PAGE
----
8 stupid photography and filmmaking mistakes we’re almost all guilty of making

Apr 22, 2020

John Aldred

John Aldred is a photographer with over 20 years of experience in the portrait and commercial worlds. He is based in Scotland and has been an early adopter – and occasional beta tester – of almost every digital imaging technology in that time. As well as his creative visual work, John uses 3D printing, electronics and programming to create his own photography and filmmaking tools and consults for a number of brands across the industry.

8 stupid photography and filmmaking mistakes we’re almost all guilty of making

Apr 22, 2020

John Aldred

John Aldred is a photographer with over 20 years of experience in the portrait and commercial worlds. He is based in Scotland and has been an early adopter – and occasional beta tester – of almost every digital imaging technology in that time. As well as his creative visual work, John uses 3D printing, electronics and programming to create his own photography and filmmaking tools and consults for a number of brands across the industry.

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https://www.youtube.com/watch?v=ZtufQJHWfD0

While most of us aren’t out shooting, now is a perfect time to sit and reflect on the photographic and filmmaking mistakes we’ve made, and how we can stop making them going forward. In this video, Joris Hermans talks about 8 of the dumbest photography and filmmaking mistakes he’s made (and sometimes still makes). They’re mistakes that almost all of us have made at some point.

These aren’t the only mistakes that we make, but most of these are definitely ones I’ve done at some point or another before figuring out solutions to them. Some of them will only apply to filmmakers (like microphone issues), but others will apply equally to both filmmakers and photographers.

  1. Cards all full and not having fresh spares
  2. Not plugging the microphone in
  3. Joris doesn’t even know what to call this one (it might just be him)
  4. Not checking camera settings
  5. Low batteries and not carrying fully charged spares
  6. Forgetting memory cards
  7. You left your self-timer on the camera
  8. you forgot to take the lens cap off

On the topic of number 2, one of my biggest microphone mistakes is with wireless lavs and not double regularly checking the power in the batteries. Even when I’m reasonably confident that I’m not picking up interference and my levels are good, it’s difficult to know without regularly checking if the batteries in either the transmitter or receiver have died.

I’m not sure what’s going on in number 3, but when it comes to number 8… Who cares? Stop yelling at people that their lens cap is on. They know as soon as they raise their camera to their eye. This whole issue was about film rangefinder cameras where you weren’t looking through the lens to see your scene. With those, even if your lens cap was on the end of the lens, your view wasn’t obscured. So, it was easy to snap through a whole roll of film without realising that you’d shot nothing.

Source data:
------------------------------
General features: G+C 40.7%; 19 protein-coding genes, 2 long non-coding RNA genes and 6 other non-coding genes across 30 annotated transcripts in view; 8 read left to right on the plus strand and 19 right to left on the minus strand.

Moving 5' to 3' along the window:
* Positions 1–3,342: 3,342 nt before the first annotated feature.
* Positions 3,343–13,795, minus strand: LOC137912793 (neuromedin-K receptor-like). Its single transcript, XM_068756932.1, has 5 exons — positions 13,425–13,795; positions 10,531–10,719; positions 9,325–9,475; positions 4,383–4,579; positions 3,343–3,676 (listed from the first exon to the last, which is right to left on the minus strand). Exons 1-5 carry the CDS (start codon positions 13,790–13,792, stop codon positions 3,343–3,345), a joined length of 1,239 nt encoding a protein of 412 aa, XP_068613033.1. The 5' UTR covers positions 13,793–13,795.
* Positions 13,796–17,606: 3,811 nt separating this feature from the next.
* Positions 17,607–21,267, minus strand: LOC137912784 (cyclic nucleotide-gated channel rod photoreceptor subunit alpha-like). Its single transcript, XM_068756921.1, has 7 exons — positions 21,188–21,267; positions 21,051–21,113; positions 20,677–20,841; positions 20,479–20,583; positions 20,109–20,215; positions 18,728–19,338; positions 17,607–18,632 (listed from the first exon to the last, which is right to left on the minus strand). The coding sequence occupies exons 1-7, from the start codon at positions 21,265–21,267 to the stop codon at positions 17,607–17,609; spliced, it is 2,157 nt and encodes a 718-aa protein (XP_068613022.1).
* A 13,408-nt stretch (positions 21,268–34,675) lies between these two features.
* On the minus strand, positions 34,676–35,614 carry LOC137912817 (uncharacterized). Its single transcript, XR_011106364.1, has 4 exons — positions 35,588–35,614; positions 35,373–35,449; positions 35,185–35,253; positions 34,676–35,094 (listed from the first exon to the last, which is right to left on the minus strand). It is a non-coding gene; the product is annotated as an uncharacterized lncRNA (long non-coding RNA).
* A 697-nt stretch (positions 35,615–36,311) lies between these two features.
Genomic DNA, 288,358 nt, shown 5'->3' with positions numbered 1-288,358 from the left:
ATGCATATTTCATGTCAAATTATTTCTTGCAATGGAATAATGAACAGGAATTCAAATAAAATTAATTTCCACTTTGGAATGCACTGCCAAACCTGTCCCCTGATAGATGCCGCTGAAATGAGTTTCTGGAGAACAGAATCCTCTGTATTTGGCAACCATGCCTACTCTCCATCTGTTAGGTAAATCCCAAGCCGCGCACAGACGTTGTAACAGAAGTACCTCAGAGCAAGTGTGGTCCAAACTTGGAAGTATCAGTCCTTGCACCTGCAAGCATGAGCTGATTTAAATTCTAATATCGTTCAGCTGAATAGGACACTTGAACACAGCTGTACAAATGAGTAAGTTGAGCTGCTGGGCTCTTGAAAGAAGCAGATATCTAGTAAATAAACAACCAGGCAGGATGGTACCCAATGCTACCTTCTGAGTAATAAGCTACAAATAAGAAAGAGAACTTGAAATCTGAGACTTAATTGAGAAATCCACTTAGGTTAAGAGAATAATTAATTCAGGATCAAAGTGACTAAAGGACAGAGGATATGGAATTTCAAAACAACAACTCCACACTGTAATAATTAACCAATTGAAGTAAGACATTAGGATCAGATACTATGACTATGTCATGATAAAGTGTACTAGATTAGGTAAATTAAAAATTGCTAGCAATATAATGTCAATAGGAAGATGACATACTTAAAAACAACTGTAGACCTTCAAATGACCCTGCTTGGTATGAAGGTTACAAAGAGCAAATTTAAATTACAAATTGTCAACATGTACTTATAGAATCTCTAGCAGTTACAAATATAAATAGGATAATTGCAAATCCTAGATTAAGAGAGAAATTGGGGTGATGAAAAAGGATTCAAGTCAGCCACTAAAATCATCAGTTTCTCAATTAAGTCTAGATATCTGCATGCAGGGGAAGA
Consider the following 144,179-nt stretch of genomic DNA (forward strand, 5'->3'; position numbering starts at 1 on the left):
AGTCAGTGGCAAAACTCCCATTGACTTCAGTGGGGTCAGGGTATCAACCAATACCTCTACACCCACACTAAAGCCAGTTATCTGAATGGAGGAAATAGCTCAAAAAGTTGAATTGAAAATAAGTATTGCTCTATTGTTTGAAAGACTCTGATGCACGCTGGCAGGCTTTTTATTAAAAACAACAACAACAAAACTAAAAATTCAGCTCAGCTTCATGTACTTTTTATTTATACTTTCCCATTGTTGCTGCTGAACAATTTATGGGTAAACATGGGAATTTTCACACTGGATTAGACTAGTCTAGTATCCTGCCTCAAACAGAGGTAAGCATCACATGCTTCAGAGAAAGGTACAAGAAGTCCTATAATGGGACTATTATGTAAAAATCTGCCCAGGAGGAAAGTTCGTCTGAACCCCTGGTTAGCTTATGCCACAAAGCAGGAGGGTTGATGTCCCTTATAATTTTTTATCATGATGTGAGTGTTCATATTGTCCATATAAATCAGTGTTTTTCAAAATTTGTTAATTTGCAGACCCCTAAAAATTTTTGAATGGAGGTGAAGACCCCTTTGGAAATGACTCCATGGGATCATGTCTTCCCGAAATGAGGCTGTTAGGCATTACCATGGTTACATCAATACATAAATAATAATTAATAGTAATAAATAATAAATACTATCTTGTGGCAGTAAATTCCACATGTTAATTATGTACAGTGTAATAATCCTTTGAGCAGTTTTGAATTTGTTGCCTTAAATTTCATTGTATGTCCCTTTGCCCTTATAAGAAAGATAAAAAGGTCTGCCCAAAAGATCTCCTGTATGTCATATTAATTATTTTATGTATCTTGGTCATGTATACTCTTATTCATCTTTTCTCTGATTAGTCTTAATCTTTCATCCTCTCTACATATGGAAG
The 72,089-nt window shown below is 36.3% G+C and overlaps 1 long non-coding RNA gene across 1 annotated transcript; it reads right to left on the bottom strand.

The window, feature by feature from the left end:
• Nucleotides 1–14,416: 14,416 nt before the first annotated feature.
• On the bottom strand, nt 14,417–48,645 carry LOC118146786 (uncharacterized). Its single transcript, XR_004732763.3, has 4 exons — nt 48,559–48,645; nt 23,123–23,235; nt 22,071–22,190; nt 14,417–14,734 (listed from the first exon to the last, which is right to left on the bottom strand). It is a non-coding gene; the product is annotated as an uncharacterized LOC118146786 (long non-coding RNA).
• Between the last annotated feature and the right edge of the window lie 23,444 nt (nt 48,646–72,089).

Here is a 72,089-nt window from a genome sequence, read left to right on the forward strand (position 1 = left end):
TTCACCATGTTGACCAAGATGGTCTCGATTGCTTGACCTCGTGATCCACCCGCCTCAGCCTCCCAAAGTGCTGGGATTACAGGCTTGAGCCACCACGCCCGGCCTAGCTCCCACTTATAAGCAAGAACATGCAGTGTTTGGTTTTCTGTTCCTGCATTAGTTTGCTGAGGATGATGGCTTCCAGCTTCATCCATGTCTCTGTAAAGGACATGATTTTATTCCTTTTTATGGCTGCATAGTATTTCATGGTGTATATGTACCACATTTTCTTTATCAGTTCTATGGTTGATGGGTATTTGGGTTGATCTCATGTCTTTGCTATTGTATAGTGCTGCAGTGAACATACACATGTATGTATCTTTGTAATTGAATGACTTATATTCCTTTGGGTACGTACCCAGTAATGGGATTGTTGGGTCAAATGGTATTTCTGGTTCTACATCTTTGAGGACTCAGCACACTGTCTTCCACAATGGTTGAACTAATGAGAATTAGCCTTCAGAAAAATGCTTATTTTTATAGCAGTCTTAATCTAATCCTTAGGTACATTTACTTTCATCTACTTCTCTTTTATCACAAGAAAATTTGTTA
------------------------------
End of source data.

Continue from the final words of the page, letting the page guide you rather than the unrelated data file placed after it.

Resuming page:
These days, almost all digital cameras show the photographer the view through the lens. So, if there’s a lens cap on there, they’ll see the blackness and then take it off. So, stop yelling at them like an idiot.

Which of these mistakes are you guilty of making regularly? What other mistakes do you often make that you need to work on fixing?

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John Aldred

John Aldred

John Aldred is a photographer with over 20 years of experience in the portrait and commercial worlds. He is based in Scotland and has been an early adopter – and occasional beta tester – of almost every digital imaging technology in that time. As well as his creative visual work, John uses 3D printing, electronics and programming to create his own photography and filmmaking tools and consults for a number of brands across the industry.

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4 responses to “8 stupid photography and filmmaking mistakes we’re almost all guilty of making”

  1. Scott Marx Avatar
    Scott Marx

    I never have to worry about #8. I lose my lens caps almost immediately after I get a new lens.

  2. Matt MacDonell Avatar
    Matt MacDonell

    9. leaving mirror lock-up enabled

  3. Nick Karen M Avatar
    Nick Karen M

    Not shutting off the timer. And pressing the shutter. Then waiting for three shots twenty seconds apart… and missing an important shot.

  4. Michael Beckerman Avatar
    Michael Beckerman

    10. Taking WAY more gear than you really need and then missing a great shooting opportunity because you were too focused on managing all that gear.